Review: What I Didn’t Say by Keary Taylor

I’m always drawn to stories about overcoming physical disabilities, and Taylor’s premise is one I hadn’t come across before, particularly in the young adult genre. How devastating a blow to lose the power of speech at the brink of adulthood, when ideas are bright and brimming to be expressed. While I love to read from the teenage male perspective, too often in contemporary stories the narrative voice is filled with so much cultivated bravado that it makes it difficult for me to like the protagonist. I’m sure that the cliché of a teenage male whose main pastimes include swearing, drinking, drugs, sex, and sports is an accurate description of at least some members of the male populace, but it’s hardly representative of most. Jake was a welcome change from the typical, providing a glimpse into the mind of a young man refreshingly well-adjusted and exceedingly normal. Some might read this as boring, but I felt it much more honest and was immediately drawn into Jake’s struggles in the aftermath of his accident.

While a well-tempered male teenager might be a rarity in young adult literature, one

What I Didn’t Say by Keary Taylor

who bears a heartbreaking loss such as Jake’s could understandably be forgiven for sullenness and histrionics. The fact that Jake essentially remains himself throughout his adjustment to life without a voice is laudable. He recognizes early on that he can take on of two roads, and thereby relinquishes the temptation of feeling sorry for himself. Even so, one can’t escape such a life-altering event emotionally unscathed, and while Taylor delves a little bit into Jake’s grief and frustration, I would have loved for her to explore Jake’s emotional development more.

I would have forgiven Taylor for neglecting Jake’s problems had she given him a decent romance in exchange, but unfortunately a formerly three-cup book went downhill with the introduction of Samantha. Jake assures readers that he has been in love with Samantha for years due to her innate goodness and kindness, yet all Taylor shows us is an abusive girlfriend on the brink of a breakdown. She lambasts Jake for being self-absorbed and failing to look on the bright side just a few weeks after his accident, despite the commendable attitude he has shown thus far. While I realize that the plight of many children faced with losing a parent and entering the foster system is a very real concern, it’s not the issue I wanted to explore in this novel, yet before the midway point all the focus shifts to Sam’s troubles. What’s more, Taylor approaches this topic in the most clichéd manner possible: teenagers keeping the situation secret, a drunken father magically reappearing in the picture, a vindictive girl blowing the Sam’s cover. These things might often happen, but they don’t make for a good story.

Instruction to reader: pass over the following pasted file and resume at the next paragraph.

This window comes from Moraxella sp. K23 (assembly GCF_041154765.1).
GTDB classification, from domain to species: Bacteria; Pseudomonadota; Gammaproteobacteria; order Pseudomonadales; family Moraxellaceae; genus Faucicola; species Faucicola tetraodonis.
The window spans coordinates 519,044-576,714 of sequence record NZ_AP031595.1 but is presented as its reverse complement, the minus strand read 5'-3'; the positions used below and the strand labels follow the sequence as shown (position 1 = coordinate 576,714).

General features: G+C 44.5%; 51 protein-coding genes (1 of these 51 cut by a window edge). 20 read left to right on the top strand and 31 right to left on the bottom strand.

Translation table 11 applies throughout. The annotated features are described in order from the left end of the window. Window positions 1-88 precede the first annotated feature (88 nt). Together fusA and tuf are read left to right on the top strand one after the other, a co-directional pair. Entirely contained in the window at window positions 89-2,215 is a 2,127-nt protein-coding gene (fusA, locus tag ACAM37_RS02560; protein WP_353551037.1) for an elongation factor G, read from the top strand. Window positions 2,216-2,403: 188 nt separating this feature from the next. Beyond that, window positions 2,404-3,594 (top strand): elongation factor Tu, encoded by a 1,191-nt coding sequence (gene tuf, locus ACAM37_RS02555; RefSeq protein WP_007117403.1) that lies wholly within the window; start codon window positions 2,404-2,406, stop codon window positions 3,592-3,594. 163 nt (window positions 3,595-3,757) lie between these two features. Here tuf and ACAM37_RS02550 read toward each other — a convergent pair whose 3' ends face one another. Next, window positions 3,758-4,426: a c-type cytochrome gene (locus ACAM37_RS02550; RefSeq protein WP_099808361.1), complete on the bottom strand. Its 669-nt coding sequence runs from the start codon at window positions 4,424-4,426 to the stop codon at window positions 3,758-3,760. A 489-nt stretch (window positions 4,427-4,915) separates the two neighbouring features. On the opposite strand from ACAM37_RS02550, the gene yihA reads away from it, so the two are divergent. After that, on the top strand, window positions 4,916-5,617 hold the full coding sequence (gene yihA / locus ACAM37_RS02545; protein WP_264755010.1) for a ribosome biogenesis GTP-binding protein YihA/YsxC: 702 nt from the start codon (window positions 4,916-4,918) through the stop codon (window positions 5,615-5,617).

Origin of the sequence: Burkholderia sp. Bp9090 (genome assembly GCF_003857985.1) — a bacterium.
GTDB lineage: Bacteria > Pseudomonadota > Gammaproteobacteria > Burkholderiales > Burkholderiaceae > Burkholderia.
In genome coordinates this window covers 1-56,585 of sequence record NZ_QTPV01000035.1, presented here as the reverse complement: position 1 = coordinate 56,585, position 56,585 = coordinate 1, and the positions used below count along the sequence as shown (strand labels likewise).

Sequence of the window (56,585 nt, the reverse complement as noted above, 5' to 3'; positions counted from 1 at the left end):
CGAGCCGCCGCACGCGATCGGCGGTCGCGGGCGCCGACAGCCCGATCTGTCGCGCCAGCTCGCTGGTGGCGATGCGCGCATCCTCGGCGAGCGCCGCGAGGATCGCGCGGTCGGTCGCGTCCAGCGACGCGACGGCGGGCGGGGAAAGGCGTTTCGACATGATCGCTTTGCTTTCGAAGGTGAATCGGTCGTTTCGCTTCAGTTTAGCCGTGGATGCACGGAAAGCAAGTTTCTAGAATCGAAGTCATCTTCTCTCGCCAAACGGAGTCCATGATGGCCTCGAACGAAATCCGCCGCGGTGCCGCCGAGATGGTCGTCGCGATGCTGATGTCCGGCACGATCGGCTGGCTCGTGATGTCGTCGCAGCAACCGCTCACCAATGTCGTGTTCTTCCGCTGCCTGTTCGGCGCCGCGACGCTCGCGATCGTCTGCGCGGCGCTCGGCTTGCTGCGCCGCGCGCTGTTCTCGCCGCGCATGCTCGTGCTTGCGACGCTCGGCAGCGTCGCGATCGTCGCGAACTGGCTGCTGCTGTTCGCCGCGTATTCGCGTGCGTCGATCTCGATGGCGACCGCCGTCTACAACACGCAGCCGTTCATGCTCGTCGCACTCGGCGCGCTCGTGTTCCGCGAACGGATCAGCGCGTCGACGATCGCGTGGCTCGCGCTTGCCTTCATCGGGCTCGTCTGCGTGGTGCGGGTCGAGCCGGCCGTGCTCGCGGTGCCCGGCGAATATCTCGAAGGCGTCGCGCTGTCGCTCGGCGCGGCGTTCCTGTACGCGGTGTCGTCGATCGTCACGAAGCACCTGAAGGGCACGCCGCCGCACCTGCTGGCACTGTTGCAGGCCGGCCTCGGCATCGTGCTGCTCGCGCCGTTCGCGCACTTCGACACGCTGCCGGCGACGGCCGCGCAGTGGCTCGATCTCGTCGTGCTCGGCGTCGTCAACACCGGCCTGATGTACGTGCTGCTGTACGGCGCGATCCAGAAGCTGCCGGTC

One thing I did like about the story was its structure. Too often, stories told with a nonlinear narrative sacrifice comprehension for style, yet Taylor’s use of the device enhances Jake’s story. The unique chapter headings she gives to approximate time are creative and easily place readers within the timeline of the story. Unfortunately, these, too, become somewhat redundant when the story switches focus to Sam, and so lose most of their impact.

Had Taylor kept the focus of the story on Jake, as the description promised, this would have been a solid addition to young adult contemporary. Instead, Jake’s personal growth is trivialized as we are forced to sympathize not with him, but with his wholly unlikeable girlfriend. I had hoped for better for Jake, as he is one of the best male narrators I’ve come across in the genre lately, but I don’t feel he gets nearly what he deserves.

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